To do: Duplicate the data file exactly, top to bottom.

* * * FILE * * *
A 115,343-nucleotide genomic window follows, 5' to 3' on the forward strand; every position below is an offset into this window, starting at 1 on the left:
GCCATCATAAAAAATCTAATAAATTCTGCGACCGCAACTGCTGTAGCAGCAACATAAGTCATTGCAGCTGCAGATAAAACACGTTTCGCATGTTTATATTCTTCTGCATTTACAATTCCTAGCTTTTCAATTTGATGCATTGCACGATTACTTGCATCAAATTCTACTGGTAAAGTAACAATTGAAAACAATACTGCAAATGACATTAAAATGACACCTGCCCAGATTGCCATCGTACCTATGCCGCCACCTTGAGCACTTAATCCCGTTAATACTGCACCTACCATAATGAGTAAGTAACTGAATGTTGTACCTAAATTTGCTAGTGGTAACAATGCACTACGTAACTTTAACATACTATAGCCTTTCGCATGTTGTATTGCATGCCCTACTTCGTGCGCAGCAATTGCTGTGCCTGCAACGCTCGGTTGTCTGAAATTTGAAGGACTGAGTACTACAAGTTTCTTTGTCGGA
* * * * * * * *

A 115,343-nucleotide genomic window follows, 5' to 3' on the forward strand; every position below is an offset into this window, starting at 1 on the left:
GCCATCATAAAAAATCTAATAAATTCTGCGACCGCAACTGCTGTAGCAGCAACATAAGTCATTGCAGCTGCAGATAAAACACGTTTCGCATGTTTATATTCTTCTGCATTTACAATTCCTAGCTTTTCAATTTGATGCATTGCACGATTACTTGCATCAAATTCTACTGGTAAAGTAACAATTGAAAACAATACTGCAAATGACATTAAAATGACACCTGCCCAGATTGCCATCGTACCTATGCCGCCACCTTGAGCACTTAATCCCGTTAATACTGCACCTACCATAATGAGTAAGTAACTGAATGTTGTACCTAAATTTGCTAGTGGTAACAATGCACTACGTAACTTTAACATACTATAGCCTTTCGCATGTTGTATTGCATGCCCTACTTCGTGCGCAGCAATTGCTGTGCCTGCAACGCTCGGTTGTCTGAAATTTGAAGGACTGAGTACTACAAGTTTCTTTGTCGGA